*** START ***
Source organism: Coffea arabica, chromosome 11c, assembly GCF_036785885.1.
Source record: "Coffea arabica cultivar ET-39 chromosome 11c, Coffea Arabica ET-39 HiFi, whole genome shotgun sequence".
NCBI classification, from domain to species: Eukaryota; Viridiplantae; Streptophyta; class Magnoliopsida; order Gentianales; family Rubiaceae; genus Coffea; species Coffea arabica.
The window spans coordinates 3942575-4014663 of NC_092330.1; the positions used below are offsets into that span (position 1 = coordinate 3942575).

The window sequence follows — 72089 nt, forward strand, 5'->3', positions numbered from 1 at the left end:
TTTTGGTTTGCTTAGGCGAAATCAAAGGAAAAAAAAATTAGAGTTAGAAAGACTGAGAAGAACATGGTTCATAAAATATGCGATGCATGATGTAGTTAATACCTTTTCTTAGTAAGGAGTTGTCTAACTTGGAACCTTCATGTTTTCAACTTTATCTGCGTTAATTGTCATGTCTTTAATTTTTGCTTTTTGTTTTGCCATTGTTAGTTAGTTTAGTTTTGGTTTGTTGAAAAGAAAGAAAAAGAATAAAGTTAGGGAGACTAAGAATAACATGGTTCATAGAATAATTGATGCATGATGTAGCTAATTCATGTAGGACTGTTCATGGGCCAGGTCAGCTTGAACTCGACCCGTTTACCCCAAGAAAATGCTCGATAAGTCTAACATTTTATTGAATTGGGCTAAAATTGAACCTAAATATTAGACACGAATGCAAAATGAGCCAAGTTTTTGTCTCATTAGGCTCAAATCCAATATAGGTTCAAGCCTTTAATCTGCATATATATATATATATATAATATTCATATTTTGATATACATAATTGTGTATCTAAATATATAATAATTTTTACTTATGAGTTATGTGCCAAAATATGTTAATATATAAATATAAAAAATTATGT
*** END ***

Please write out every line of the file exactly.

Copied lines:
Source organism: Coffea arabica, chromosome 11c, assembly GCF_036785885.1.
Source record: "Coffea arabica cultivar ET-39 chromosome 11c, Coffea Arabica ET-39 HiFi, whole genome shotgun sequence".
NCBI classification, from domain to species: Eukaryota; Viridiplantae; Streptophyta; class Magnoliopsida; order Gentianales; family Rubiaceae; genus Coffea; species Coffea arabica.
The window spans coordinates 3942575-4014663 of NC_092330.1; the positions used below are offsets into that span (position 1 = coordinate 3942575).

The window sequence follows — 72089 nt, forward strand, 5'->3', positions numbered from 1 at the left end:
TTTTGGTTTGCTTAGGCGAAATCAAAGGAAAAAAAAATTAGAGTTAGAAAGACTGAGAAGAACATGGTTCATAAAATATGCGATGCATGATGTAGTTAATACCTTTTCTTAGTAAGGAGTTGTCTAACTTGGAACCTTCATGTTTTCAACTTTATCTGCGTTAATTGTCATGTCTTTAATTTTTGCTTTTTGTTTTGCCATTGTTAGTTAGTTTAGTTTTGGTTTGTTGAAAAGAAAGAAAAAGAATAAAGTTAGGGAGACTAAGAATAACATGGTTCATAGAATAATTGATGCATGATGTAGCTAATTCATGTAGGACTGTTCATGGGCCAGGTCAGCTTGAACTCGACCCGTTTACCCCAAGAAAATGCTCGATAAGTCTAACATTTTATTGAATTGGGCTAAAATTGAACCTAAATATTAGACACGAATGCAAAATGAGCCAAGTTTTTGTCTCATTAGGCTCAAATCCAATATAGGTTCAAGCCTTTAATCTGCATATATATATATATATATAATATTCATATTTTGATATACATAATTGTGTATCTAAATATATAATAATTTTTACTTATGAGTTATGTGCCAAAATATGTTAATATATAAATATAAAAAATTATGT